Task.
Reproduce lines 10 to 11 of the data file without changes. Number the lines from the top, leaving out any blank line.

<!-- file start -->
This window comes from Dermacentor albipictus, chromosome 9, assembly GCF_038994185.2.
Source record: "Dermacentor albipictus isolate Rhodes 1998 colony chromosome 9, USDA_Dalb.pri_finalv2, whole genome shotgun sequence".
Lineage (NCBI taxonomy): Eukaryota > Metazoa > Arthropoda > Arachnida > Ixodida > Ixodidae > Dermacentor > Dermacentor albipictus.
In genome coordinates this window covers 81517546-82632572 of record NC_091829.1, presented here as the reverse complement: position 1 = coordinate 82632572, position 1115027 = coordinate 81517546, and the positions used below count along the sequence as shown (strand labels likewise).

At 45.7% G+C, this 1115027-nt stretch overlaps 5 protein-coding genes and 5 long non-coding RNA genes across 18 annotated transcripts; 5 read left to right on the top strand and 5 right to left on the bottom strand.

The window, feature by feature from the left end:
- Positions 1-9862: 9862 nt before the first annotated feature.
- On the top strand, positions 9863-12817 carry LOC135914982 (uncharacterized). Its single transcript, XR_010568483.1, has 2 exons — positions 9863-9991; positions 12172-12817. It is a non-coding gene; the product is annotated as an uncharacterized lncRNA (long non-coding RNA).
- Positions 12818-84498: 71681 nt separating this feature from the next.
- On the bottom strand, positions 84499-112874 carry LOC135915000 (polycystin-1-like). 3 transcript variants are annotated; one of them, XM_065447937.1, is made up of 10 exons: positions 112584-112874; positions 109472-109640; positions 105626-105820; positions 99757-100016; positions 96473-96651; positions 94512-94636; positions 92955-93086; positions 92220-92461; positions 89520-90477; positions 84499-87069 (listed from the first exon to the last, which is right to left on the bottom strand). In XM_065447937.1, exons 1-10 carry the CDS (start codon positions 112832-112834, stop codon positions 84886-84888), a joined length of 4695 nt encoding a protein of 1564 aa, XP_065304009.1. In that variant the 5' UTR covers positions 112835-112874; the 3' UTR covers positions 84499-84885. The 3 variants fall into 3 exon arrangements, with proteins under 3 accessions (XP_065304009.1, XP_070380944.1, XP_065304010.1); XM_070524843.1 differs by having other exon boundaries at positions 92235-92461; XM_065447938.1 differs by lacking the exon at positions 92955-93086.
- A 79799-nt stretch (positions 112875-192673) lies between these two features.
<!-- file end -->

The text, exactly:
- On the bottom strand, positions 84499-112874 carry LOC135915000 (polycystin-1-like). 3 transcript variants are annotated; one of them, XM_065447937.1, is made up of 10 exons: positions 112584-112874; positions 109472-109640; positions 105626-105820; positions 99757-100016; positions 96473-96651; positions 94512-94636; positions 92955-93086; positions 92220-92461; positions 89520-90477; positions 84499-87069 (listed from the first exon to the last, which is right to left on the bottom strand). In XM_065447937.1, exons 1-10 carry the CDS (start codon positions 112832-112834, stop codon positions 84886-84888), a joined length of 4695 nt encoding a protein of 1564 aa, XP_065304009.1. In that variant the 5' UTR covers positions 112835-112874; the 3' UTR covers positions 84499-84885. The 3 variants fall into 3 exon arrangements, with proteins under 3 accessions (XP_065304009.1, XP_070380944.1, XP_065304010.1); XM_070524843.1 differs by having other exon boundaries at positions 92235-92461; XM_065447938.1 differs by lacking the exon at positions 92955-93086.
- A 79799-nt stretch (positions 112875-192673) lies between these two features.